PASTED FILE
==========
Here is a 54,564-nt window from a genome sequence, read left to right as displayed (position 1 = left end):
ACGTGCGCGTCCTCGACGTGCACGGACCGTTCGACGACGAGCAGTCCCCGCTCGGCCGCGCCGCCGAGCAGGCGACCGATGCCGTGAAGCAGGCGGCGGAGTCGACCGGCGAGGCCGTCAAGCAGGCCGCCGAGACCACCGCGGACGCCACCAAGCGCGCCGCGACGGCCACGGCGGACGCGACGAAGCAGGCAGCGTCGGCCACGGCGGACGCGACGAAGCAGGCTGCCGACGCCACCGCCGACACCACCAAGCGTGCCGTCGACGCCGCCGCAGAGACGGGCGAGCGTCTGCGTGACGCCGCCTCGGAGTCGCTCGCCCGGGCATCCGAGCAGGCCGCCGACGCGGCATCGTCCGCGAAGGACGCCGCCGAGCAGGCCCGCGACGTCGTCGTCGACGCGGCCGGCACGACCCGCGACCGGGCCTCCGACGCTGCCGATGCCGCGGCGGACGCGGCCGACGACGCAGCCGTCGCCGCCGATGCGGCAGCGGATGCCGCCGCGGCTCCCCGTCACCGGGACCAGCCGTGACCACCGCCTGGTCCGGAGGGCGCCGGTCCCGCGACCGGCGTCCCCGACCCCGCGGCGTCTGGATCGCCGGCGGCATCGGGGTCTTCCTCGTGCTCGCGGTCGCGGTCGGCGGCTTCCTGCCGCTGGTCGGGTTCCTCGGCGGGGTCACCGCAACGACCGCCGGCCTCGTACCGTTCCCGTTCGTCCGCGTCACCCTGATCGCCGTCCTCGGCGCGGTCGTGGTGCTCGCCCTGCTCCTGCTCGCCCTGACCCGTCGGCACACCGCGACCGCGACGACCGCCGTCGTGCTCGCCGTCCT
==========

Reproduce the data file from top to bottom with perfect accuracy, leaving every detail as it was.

Here is a 54,564-nt window from a genome sequence, read left to right as displayed (position 1 = left end):
ACGTGCGCGTCCTCGACGTGCACGGACCGTTCGACGACGAGCAGTCCCCGCTCGGCCGCGCCGCCGAGCAGGCGACCGATGCCGTGAAGCAGGCGGCGGAGTCGACCGGCGAGGCCGTCAAGCAGGCCGCCGAGACCACCGCGGACGCCACCAAGCGCGCCGCGACGGCCACGGCGGACGCGACGAAGCAGGCAGCGTCGGCCACGGCGGACGCGACGAAGCAGGCTGCCGACGCCACCGCCGACACCACCAAGCGTGCCGTCGACGCCGCCGCAGAGACGGGCGAGCGTCTGCGTGACGCCGCCTCGGAGTCGCTCGCCCGGGCATCCGAGCAGGCCGCCGACGCGGCATCGTCCGCGAAGGACGCCGCCGAGCAGGCCCGCGACGTCGTCGTCGACGCGGCCGGCACGACCCGCGACCGGGCCTCCGACGCTGCCGATGCCGCGGCGGACGCGGCCGACGACGCAGCCGTCGCCGCCGATGCGGCAGCGGATGCCGCCGCGGCTCCCCGTCACCGGGACCAGCCGTGACCACCGCCTGGTCCGGAGGGCGCCGGTCCCGCGACCGGCGTCCCCGACCCCGCGGCGTCTGGATCGCCGGCGGCATCGGGGTCTTCCTCGTGCTCGCGGTCGCGGTCGGCGGCTTCCTGCCGCTGGTCGGGTTCCTCGGCGGGGTCACCGCAACGACCGCCGGCCTCGTACCGTTCCCGTTCGTCCGCGTCACCCTGATCGCCGTCCTCGGCGCGGTCGTGGTGCTCGCCCTGCTCCTGCTCGCCCTGACCCGTCGGCACACCGCGACCGCGACGACCGCCGTCGTGCTCGCCGTCCT